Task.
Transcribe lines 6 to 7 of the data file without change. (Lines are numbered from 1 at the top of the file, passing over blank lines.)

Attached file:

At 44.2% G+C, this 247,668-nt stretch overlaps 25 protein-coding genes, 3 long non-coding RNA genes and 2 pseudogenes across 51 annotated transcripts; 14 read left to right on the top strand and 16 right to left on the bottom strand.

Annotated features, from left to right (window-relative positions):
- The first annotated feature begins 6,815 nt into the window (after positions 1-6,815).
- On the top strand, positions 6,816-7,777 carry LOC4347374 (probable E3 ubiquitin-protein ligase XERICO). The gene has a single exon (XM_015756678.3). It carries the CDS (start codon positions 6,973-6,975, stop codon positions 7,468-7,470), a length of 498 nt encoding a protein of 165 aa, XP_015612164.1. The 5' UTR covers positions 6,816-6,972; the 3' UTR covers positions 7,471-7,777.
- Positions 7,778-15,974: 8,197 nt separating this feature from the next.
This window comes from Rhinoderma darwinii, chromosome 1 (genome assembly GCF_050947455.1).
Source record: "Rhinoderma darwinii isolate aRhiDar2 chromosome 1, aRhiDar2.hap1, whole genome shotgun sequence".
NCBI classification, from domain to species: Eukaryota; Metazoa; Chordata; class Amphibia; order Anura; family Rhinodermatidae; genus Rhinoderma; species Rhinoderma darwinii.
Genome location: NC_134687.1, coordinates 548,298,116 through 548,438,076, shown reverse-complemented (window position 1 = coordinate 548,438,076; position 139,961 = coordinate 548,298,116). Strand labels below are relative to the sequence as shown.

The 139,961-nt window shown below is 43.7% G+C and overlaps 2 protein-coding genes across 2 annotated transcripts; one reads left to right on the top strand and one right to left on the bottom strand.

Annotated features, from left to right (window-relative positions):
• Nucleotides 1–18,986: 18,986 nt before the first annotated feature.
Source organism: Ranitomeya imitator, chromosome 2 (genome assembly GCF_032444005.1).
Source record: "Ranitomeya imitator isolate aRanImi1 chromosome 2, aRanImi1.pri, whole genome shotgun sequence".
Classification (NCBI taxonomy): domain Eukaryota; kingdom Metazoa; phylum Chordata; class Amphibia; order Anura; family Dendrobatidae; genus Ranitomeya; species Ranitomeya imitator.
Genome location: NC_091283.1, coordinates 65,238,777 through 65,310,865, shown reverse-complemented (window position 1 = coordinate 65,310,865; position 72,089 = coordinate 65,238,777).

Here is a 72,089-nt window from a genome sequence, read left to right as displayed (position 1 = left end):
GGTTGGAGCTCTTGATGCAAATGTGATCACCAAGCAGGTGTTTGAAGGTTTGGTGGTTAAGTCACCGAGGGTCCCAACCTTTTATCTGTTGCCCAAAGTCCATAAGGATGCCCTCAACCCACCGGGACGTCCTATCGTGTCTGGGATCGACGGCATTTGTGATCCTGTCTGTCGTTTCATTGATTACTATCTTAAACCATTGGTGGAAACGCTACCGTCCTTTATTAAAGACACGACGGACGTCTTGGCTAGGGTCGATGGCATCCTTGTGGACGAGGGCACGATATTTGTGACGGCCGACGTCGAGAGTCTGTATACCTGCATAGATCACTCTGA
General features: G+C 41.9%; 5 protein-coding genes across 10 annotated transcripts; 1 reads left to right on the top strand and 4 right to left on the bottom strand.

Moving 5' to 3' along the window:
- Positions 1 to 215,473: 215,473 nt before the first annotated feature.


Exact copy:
This window comes from Rhinoderma darwinii, chromosome 1 (genome assembly GCF_050947455.1).
Source record: "Rhinoderma darwinii isolate aRhiDar2 chromosome 1, aRhiDar2.hap1, whole genome shotgun sequence".